The Scientist

» genetics and neuroscience

Most Recent

image: Telltale Tusks

Telltale Tusks

By | June 22, 2015

Sequencing DNA from ivory may be useful for tracking down elephant poachers.

0 Comments

image: Hawkmoth Brains Slow During Dusk Meals

Hawkmoth Brains Slow During Dusk Meals

By | June 15, 2015

This helps the insects collect as much visual information as possible from the gently swaying flowers on which they dine.

1 Comment

image: The Roots of Schizophrenia

The Roots of Schizophrenia

By | June 4, 2015

Researchers link disease-associated mutations to excitatory and inhibitory signaling in the brain.

0 Comments

image: Early Code

Early Code

By | June 3, 2015

New research points to key properties of transfer RNA molecules and amino acids that may have supported the origin of life on Earth.

2 Comments

image: Brain Drain

Brain Drain

By | June 1, 2015

The brain contains lymphatic vessels similar to those found elsewhere in the body, a mouse study shows.

3 Comments

image: Contributors

Contributors

By | June 1, 2015

Meet some of the people featured in the June 2015 issue of The Scientist.

0 Comments

image: New Legs to Stand On

New Legs to Stand On

By | June 1, 2015

Reconstructing the past using ancient DNA

0 Comments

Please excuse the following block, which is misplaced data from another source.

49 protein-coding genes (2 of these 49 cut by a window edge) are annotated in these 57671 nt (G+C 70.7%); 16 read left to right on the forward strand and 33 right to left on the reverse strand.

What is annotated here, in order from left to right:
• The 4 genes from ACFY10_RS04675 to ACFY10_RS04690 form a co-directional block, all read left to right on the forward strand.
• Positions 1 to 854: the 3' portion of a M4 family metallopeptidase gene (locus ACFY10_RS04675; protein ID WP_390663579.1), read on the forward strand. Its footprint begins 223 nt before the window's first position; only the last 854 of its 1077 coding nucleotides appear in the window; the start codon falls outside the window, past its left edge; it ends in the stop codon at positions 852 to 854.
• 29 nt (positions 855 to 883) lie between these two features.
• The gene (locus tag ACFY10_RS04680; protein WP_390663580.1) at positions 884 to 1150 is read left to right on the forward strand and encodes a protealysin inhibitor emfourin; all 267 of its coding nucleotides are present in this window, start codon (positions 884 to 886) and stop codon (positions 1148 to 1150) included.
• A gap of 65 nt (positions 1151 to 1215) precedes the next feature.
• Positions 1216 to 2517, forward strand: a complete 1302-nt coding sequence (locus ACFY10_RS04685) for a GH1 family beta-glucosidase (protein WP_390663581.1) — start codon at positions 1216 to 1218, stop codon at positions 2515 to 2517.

image: Lost Memories Reactivated in Mice

Lost Memories Reactivated in Mice

By | May 29, 2015

Using optogenetics, researchers excite selected neurons to reinstate a fear memory that had been blocked.

1 Comment

image: Gene Linked to Pain Insensitivity

Gene Linked to Pain Insensitivity

By | May 27, 2015

People with a congenital disorder that makes them unable to feel pain have mutations in a histone-modifying gene. 

0 Comments

image: Light Sensors in Cephalopod Skin

Light Sensors in Cephalopod Skin

By | May 21, 2015

Squid, cuttlefish, and octopuses possess vision machinery in their skin.

1 Comment

Popular Now

  1. Broad Wins CRISPR Patent Interference Case
    Daily News Broad Wins CRISPR Patent Interference Case

    The USPTO’s Patent Trial and Appeal Board has ruled in favor of the Broad Institute of MIT and Harvard retaining intellectual property rights covered by its patents for CRISPR gene-editing technology.

  2. Cannibalism: Not That Weird
    Reading Frames Cannibalism: Not That Weird

    Eating members of your own species might turn the stomach of the average human, but some animal species make a habit of dining on their own.

  3. Henrietta Lacks’s Family Seeks Compensation
  4. Can Plants Learn to Associate Stimuli with Reward?
Business Birmingham